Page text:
Just days after the successful appeal, discharge orders were placed on hold when the Army charged Abdo with possession of child pornography on May 13.

On June 15, an Article 32 investigation — hearings similar to a grand jury — confirmed charges against Abdo. He was on his way to being court-martialed at Fort Campbell when he went AWOL during the Fourth of July weekend, Rolan said.

However, Branum is not representing Abdo for any federal charges that might be filed in connection with Wednesday's arrest. "I haven't spoken to (Abdo) in quite awhile," he said.

A change in personality

Jeff Paterson, a project director with Courage to Resist, a nonprofit in Oakland, Calif., said the child pornography charges struck a blow to Abdo's mental state. Courage to Resist helped fund Abdo's legal defense in his conscientious objection.

Paterson said Abdo became "despondent" and "nihilistic." Abdo worried about what he would do with a child pornography charge on his record.

Paterson said he and Abdo clashed over the soldier's misogynistic attitudes that he based in Islam.

Clues of Abdo's troubling intentions showed up in Facebook posts, but Paterson said he thought they were just signs of depression regarding his impending court-martial.

"He was saying things like, 'I'm not going to be around very much longer. You're not going to hear from me. I don't know what's going to happen to me,'" Paterson said. Then, the updates stopped.

Abdo's Facebook page was taken down Thursday afternoon. A version accessed prior to its removal showed a conflict between his faith and his military service.

"Prayer and reflection have helped me to understand that I cannot be a soldier in the U.S. Army and continue to remain true to Islam as I now understand it," Abdo wrote on his Facebook profile.

Abdo approached Courage to Resist in August 2010. Paterson said Abdo's initial goal was to be a positive example of Muslims around the world. He sought to promote peace among the Islamic community.

"Unfortunately, he became an example of everything he wanted to be the opposite of," Paterson said.

A 'lone wolf'

A homeland security expert at Texas A&M University said Thursday Abdo's actions were eerily similar to some of the more devastating terrorist attacks across the nation and around the world.

Danny Davis, head of the homeland security certification program at the George Bush School of Government and Public Service at TAMU, said the actions reminded him of tactics first theorized during the heights of the Cold War that many terrorists have used in recent years.

KPD and FBI authorities said Thursday that Abdo acted alone.

Davis said Abdo acted as a "lone wolf," drawing similarities between Abdo and Maj. Nidal Hasan, who is charged with 13 counts of premeditated murder in connection to the Nov. 5, 2009, Fort Hood shooting.

"At some point he (Abdo) was radicalized and decided to take action against his country for his religion," Davis said.

From Politico:

Soldier arrested in Ft. Hood plot

An AWOL soldier who had refused to serve in Afghanistan because of his Muslim beliefs was arrested near Fort Hood, Texas, on Thursday, where he reportedly was planning to attack soldiers outside the base.

The soldier, Pfc. Naser J. Abdo, could face federal charges after authorities found bomb-making materials in his hotel room near Fort Hood. Abdo admitted plotting what would have been Fort Hood’s second terrorist attack in as many years, the Associated Press reported.

Maj. Nidal Malik Hasan, an Army psychologist, has been charged with killing 13 people and wounding 30 in a November 2009 attack on soldiers preparing for deployment, and now faces the death penalty at an upcoming court-martial.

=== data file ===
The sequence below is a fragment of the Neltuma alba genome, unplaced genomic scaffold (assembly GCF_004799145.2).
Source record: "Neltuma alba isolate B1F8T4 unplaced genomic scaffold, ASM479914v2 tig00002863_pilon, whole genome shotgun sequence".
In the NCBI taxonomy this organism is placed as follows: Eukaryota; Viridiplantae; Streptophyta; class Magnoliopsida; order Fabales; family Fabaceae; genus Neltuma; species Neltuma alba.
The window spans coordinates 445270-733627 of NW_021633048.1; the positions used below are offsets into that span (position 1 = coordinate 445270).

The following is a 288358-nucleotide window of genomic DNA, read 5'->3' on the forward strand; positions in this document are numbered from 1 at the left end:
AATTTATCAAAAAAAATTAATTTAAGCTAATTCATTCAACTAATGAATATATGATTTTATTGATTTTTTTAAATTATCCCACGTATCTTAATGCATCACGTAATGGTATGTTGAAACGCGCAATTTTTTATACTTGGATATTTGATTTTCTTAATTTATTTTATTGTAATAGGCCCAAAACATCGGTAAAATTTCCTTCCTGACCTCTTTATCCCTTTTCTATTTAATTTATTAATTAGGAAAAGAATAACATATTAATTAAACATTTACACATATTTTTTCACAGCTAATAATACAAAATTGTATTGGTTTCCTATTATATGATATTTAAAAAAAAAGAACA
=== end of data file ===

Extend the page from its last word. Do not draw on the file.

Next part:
Like Abdo, Hasan was a Muslim, and investigations indicated he was motivated by extremist Islamist beliefs.

Abdo, who is of Palestinian origin, is from the Dallas suburb of Garland, Texas. He joined the Army in March 2009 and was assigned to the 101st Airborne Division at Fort Campbell, Ky., in July of that year.

He had been granted conscientious objector status after a public campaign against deployment in which he arguing that serving in war contradicted his Muslim beliefs. That status was put on hold in May after military authorities charged him with possessing child pornography, Army spokesman George Wright said. Abdo went absent without leave on July 4, after the charges against him were referred to a court-martial, Wright said.

In an interview with CNN in August, Abdo said he didn’t initially believe his faith would be an issue in his military service, but he became more concerned as the expected date of his deployment to Afghanistan approached.

In a statement read at an October news conference in New York organized by Iraq Veterans Against the War, Abdo said, “To a soldier, the association of terror and Islam serves the purpose of falsely justifying ones actions in combat by stripping Muslims of their humanity. … Only when the military and America can disassociate Muslims with terror can we move onto a brighter future of the religious collaboration and dialogue that defines America and makes me proud to be an American.”

Killeen, Texas, police spokeswoman Carol Smith said Abdo was arrested Wednesday on the outstanding child pornography warrant.

Police Chief Dennis Baldwin later told reporters that it appears Abdo had acted alone, though he added that federal authorities are investigating whether he had any co-conspirators. He also said police are classifying the plot as an attempted act of terror.

Baldwin said Abdo was being held in the local jail. He declined to comment on whether Abdo is cooperating with investigators.

When asked how close Abdo was to carrying out his attack, Baldwin demurred and said only that “we would probably be here today giving a different briefing had he not been found.”

Abdo came to the attention of authorities after he purchased smokeless gunpowder at a Killeen gun store, which raised red flags with employees who alerted the police, according to Fox News. Smokeless gunpowder can be used as a triggering substance in bombs.

When they raided Abdo’s hotel room, authorities found shotgun shells, gunpowder, 18 pounds of sugar, a pressure cooker and ammunition, CNN reported.

According to local media, Abdo had bought an Army uniform and Fort Hood patches at a nearby Army surplus store.

The gun store that raised the alert — Guns Galore — was the same one where Hasan allegedly purchased guns and ammunition for the shooting rampage he is accused of committing.